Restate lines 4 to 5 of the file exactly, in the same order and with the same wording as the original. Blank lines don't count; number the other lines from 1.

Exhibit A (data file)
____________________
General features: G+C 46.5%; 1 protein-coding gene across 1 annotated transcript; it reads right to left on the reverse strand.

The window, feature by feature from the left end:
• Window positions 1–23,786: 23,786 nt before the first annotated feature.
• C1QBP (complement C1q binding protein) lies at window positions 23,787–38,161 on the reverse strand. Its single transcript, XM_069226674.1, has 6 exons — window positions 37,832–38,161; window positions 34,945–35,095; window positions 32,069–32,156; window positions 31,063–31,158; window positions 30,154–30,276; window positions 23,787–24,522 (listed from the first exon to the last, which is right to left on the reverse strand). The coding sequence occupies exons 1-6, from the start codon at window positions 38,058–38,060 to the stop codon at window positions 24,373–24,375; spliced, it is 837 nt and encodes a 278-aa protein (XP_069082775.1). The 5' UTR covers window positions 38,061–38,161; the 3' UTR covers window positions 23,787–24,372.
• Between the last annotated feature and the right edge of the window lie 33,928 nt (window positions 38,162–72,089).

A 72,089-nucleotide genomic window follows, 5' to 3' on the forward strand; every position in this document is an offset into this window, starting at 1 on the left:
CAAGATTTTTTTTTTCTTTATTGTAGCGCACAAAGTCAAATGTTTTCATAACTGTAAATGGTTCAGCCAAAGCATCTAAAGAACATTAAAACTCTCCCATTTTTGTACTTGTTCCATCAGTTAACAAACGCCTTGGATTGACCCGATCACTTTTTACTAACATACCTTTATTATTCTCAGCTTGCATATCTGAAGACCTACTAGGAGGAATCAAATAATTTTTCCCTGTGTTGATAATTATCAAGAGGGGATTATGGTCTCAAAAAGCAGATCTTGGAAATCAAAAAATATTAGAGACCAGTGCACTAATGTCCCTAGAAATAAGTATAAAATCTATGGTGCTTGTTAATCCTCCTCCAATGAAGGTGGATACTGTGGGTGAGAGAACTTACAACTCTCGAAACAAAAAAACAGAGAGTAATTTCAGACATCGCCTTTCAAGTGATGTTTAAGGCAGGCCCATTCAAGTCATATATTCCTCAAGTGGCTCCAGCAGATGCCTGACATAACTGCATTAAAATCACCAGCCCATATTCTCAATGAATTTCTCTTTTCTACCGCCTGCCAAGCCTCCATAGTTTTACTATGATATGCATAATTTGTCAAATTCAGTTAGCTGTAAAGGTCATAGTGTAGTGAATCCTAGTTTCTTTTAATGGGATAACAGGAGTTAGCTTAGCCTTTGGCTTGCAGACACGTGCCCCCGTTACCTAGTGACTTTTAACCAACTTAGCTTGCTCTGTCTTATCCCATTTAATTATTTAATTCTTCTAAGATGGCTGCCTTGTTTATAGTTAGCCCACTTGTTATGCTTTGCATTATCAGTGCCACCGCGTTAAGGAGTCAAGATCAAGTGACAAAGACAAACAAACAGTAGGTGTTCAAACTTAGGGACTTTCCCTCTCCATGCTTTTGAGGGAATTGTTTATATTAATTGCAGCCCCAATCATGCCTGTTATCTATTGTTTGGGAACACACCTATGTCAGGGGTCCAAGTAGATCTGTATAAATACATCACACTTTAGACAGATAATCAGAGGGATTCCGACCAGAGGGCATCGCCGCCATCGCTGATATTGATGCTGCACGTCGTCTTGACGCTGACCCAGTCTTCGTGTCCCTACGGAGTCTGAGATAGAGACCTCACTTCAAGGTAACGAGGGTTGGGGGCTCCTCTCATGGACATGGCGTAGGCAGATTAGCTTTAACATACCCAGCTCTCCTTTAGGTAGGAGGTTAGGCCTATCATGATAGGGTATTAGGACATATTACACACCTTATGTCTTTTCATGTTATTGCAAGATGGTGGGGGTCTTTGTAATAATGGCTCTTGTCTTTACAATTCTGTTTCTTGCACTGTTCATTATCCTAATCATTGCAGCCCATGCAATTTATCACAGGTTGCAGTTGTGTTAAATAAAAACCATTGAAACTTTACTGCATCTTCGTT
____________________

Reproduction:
• C1QBP (complement C1q binding protein) lies at window positions 23,787–38,161 on the reverse strand. Its single transcript, XM_069226674.1, has 6 exons — window positions 37,832–38,161; window positions 34,945–35,095; window positions 32,069–32,156; window positions 31,063–31,158; window positions 30,154–30,276; window positions 23,787–24,522 (listed from the first exon to the last, which is right to left on the reverse strand). The coding sequence occupies exons 1-6, from the start codon at window positions 38,058–38,060 to the stop codon at window positions 24,373–24,375; spliced, it is 837 nt and encodes a 278-aa protein (XP_069082775.1). The 5' UTR covers window positions 38,061–38,161; the 3' UTR covers window positions 23,787–24,372.
• Between the last annotated feature and the right edge of the window lie 33,928 nt (window positions 38,162–72,089).